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Canadian Nurses Association launches bold initiative to support mobile nursing technologies in First Nations communities

Ottawa, December 12, 2016 — The Canadian Nurses Association (CNA) is preparing to launch an innovative mobile health app that will empower nurses working in First Nations communities to better focus on their clients rather than paperwork. Ultimately, it will lead to better care and better health for the clients nurses serve.

Nurses will be provided with free, cloud-based mobile technology to more securely and easily capture, update and share information. The Health First app, which will replace the current paper-based system, will initially be tested by nurses employed by the band council who work with hepatitis C clients. The system could later be expanded to support care for clients with other infectious and chronic diseases.

This program is made possible through a multilateral collaboration that brings unique and essential components to the initiative. The Big River First Nation in Saskatchewan, whose nurses provide primary care to over 3,000 clients, will serve as the launch site. CNA is spearheading communication and information sharing while building a partnership that brings on board the necessary expertise. Carleton University’s 1125@Carleton social innovation hub will contribute research expertise, and the Canadian Indigenous Nurses Association (CINA) will use the project to help strengthen Indigenous nurses’ expertise in research. The technology, developed by Ottawa-based not-for-profit Heath First, will be supported by Hitachi Canada.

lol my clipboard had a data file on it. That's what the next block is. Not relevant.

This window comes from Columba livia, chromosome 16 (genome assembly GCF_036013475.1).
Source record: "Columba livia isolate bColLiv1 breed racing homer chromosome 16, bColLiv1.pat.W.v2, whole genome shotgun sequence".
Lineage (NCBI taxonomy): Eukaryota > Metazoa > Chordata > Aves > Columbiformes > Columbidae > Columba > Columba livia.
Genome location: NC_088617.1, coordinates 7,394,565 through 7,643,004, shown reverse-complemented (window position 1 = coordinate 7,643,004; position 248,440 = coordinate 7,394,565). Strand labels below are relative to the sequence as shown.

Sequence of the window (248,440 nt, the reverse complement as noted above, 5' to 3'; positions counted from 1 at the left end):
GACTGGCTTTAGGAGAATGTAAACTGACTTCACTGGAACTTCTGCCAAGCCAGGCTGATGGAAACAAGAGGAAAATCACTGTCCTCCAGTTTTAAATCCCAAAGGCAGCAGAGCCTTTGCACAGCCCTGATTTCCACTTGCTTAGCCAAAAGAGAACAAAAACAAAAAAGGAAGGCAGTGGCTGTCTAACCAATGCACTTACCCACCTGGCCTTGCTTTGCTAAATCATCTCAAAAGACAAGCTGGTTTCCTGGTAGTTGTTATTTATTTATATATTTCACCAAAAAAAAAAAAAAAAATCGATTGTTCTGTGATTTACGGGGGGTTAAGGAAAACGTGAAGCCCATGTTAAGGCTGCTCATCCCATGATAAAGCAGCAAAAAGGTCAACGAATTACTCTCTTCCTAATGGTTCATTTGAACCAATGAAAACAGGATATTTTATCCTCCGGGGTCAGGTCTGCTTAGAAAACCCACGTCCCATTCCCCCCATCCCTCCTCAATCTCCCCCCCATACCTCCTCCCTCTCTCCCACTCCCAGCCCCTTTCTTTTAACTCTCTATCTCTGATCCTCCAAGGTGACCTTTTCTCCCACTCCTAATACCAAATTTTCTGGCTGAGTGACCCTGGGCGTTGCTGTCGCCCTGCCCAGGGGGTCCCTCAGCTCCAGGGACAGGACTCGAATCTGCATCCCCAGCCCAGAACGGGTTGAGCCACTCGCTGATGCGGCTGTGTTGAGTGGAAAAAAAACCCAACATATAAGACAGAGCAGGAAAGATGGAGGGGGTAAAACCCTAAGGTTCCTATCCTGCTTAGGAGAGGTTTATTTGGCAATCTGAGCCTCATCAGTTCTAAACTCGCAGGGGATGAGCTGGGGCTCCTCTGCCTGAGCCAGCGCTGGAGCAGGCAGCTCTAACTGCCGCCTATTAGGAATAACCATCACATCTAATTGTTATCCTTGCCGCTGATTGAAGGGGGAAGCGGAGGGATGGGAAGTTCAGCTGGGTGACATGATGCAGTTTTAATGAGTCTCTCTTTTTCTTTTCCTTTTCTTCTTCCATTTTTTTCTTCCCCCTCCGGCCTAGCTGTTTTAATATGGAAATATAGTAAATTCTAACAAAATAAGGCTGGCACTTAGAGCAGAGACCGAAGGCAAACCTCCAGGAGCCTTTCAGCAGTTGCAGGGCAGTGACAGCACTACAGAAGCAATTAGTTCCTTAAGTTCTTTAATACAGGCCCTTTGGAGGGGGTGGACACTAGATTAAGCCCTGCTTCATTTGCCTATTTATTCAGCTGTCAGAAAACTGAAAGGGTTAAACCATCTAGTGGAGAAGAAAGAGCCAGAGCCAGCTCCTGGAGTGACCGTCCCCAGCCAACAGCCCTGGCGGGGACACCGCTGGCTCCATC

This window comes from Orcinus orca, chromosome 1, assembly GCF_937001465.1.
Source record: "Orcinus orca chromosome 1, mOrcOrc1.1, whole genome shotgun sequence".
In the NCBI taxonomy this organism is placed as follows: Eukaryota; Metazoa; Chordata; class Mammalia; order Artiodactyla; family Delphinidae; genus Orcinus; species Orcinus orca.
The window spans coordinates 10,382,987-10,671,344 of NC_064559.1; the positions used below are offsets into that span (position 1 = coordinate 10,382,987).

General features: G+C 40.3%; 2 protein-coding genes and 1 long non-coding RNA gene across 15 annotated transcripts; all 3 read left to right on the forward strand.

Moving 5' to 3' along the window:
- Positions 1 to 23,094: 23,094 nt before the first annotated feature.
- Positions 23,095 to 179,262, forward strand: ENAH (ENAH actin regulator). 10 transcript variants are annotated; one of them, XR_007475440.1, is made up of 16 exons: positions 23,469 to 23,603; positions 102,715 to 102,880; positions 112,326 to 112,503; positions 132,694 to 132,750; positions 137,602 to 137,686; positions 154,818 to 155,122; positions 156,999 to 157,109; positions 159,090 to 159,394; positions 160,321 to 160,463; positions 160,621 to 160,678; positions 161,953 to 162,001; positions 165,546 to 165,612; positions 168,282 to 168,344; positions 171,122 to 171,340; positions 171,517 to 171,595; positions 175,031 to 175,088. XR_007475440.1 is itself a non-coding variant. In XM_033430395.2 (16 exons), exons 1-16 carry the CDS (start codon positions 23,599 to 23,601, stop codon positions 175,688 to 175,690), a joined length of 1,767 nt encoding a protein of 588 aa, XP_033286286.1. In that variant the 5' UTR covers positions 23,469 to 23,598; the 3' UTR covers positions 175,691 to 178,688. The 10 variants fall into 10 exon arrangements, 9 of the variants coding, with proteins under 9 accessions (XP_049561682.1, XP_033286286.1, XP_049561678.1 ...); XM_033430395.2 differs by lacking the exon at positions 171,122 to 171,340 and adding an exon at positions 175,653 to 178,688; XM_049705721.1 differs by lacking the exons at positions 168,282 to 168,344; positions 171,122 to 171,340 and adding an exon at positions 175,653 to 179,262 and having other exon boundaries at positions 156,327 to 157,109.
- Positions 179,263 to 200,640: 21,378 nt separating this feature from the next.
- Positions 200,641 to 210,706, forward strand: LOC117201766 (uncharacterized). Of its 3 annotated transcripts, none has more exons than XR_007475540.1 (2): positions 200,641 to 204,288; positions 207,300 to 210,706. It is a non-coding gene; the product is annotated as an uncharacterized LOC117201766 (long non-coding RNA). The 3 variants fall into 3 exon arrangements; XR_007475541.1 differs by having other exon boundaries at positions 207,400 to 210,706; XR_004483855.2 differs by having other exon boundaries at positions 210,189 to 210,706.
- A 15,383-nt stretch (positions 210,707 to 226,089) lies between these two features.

Active in the co-design of the Health First app, Big River First Nation nurses will begin using it in the coming weeks and, following successful pilot-testing, will move to full implementation in the new year.

“Ready access to information is essential for nurses to deliver the best care to patients, and the Health First app will greatly enable nurses,” said CNA president Barb Shellian. “We are extremely excited about the involvement of Big River First Nation and the potential to eventually share this solution with other communities across Canada.”

CINA president Lisa Bourque Bearskin said, “It is our priority to ensure that Indigenous approaches and nursing knowledge improve access to health education. We look forward to collaborating with 1125@Carleton to study and report on a highly successful program that has the potential to make a difference in the lives of Indigenous Peoples.”

John MacBeth, president and CEO of Health First, added, “The Health First team is committed to supporting nurses in First Nations communities. We believe that with over 90 per cent of all primary care delivered by nurses this is where the greatest impact on health services can be achieved. We can think of no better partnership to bring this vision to life. Upside-down thinking, disruptive approaches and close collaboration are our core philosophies, and we will persist until First Nation nursing solutions realize significant innovative service improvements.”

“Hitachi is a firm believer in driving innovation and collaboration across ecosystems to enable better quality of care,” said Tyson Roffey, head of Canadian health-care solutions and social innovations at Hitachi Canada. “We look forward to this tremendous collaboration and making a positive impact in the Canadian health-care space.”


The Canadian Nurses Association is the national professional voice representing over 139,000 registered nurses and nurse practitioners in Canada. CNA advances the practice and profession of nursing to improve health outcomes and strengthen Canada’s publicly funded, not-for-profit health system.

For more information, please contact:
Kevin Ménard
Communications Advisor
Canadian Nurses Association
Tel.: 613-237-2159, ext. 543
E-mail: kmenard@cna-aiic.ca